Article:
The opinion of the court was delivered by: Hon. Glenn T. Suddaby, United States District Judge
William Richardson ("Petitioner") filed his petition for a writ of habeas corpus pursuant to 28 U.S.C. § 2254 on November 14, 2005. (Dkt. No. 1.) By Report-Recommendation dated September 22, 2009, the Honorable George H. Lowe, United States Magistrate Judge, recommended that the Petition be denied and dismissed, and that a certificate of appealability not issue. (Dkt. No. 26.) Petitioner timely filed his Objection to the Report-Recommendation on October 9, 2009. (Dkt. No. 27.) For the reasons discussed below, Petitioner's Objections are rejected; Magistrate Judge Lowe's Report-Recommendation is accepted and adopted in its entirety; Petitioner's Amended Petition is denied and dismissed in its entirety; and a certificate of appealability shall not issue.
I. APPLICABLE LEGAL STANDARDS
When specific objections are made to a magistrate judge's report-recommendation, the Court makes a "de novo determination of those portions of the report or specified proposed findings or recommendations to which objection is made." See 28 U.S.C. § 636(b)(1)(C). When only general objections are made to a magistrate judge's report-recommendation (or the objecting party merely repeats the allegations of his pleading), the Court reviews for clear error or manifest injustice. See Brown v. Peters, 95-CV-1641, 1997 WL 599355, at *2-3 (N.D.N.Y. Sept. 22, 1997) (Pooler, J.) [collecting cases], aff'd without opinion, 175 F.3d 1007 (2d Cir. 1999). Similarly, when a party makes no objection to a portion of a report-recommendation, the Court reviews that portion for clear error or manifest injustice. See Batista v. Walker, 94-CV-2826, 1995 WL 453299, at *1 (S.D.N.Y. July 31, 1995) (Sotomayor, J.) [citations omitted]; Fed. R. Civ. P. 72(b), Advisory Committee Notes: 1983 Addition [citations omitted]. After conducting the appropriate review, the Court may "accept, reject, or modify, in whole or in part, the findings or recommendations made by the magistrate judge." 28 U.S.C. § 636(b)(1)(C).
B. Standard Governing Review of Petitioner's Habeas Petition
Magistrate Judge Lowe correctly recited the legal standard governing review of Petitioner's habeas petition. (Report-Recommendation at Part II.A., attached at Dkt. No. 26, at 4-6.) As a result, this standard is incorporated by reference in this Decision and Order, which is intended primarily for review by the parties.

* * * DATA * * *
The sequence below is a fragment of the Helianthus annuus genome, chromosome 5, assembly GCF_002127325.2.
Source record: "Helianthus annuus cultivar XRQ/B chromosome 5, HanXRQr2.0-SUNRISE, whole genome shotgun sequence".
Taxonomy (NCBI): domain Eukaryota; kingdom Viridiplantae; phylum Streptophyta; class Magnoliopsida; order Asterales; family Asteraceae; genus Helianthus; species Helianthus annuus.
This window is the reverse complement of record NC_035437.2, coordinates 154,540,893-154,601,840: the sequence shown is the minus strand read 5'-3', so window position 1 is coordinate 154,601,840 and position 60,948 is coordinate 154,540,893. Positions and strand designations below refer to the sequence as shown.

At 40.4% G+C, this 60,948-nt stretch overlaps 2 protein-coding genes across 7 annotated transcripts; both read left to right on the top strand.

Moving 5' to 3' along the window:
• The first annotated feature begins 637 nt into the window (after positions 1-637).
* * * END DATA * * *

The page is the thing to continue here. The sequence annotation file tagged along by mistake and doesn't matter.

For the sake of brevity, the Court will not repeat the factual background of Petitioner's June 2002 conviction for burglary, assault, criminal possession and use of a weapon, and reckless endangerment, but will simply refer the parties to the relevant portions of Magistrate Judge Lowe's Report-Recommendation, which accurately recites that factual background. (Dkt. No. 26 at 2-4.)
In his Petition and Traverse, Petitioner claims that his conviction was improper for the following three reasons: (1) certain physical evidence--i.e., his clothing--was illegally obtained, and therefore improperly introduced at trial; (2) the admission of the victim's in-court identification of Petitioner was improper because there was no independent basis to support the victim's in-court identification; and (3) the prosecutor committed misconduct by invoking God during his summation and repeatedly accusing Petitioner of lying. (Dkt. No. 1, at 5-6; Dkt. No. 15, at 4-21.)
B. Magistrate Judge Lowe's Report-Recommendation
In his Report-Recommendation, Magistrate Judge Lowe recommends dismissal of Petitioner's first claim because (1) "New York State has provided an opportunity for criminal defendants to fully and fairly litigate Fourth Amendment claims," see CPL § 710, and (2) "Petitioner availed himself of that procedure by making a motion to suppress" and by filing a subsequent appeal with the New York State Appellate Division (which was denied) after his motion was denied by the trial court. (Dkt. No. 26, at 6-9.)
Magistrate Judge Lowe recommends dismissal of Petitioner's second claim because (1) the circumstances surrounding the victim's pre-court identification of Petitioner were not unduly suggestive of Petitioner's guilt, and (2) regardless of any qualms that Petitioner may have with the line-up, the victim's in-court identification of Petitioner was properly ...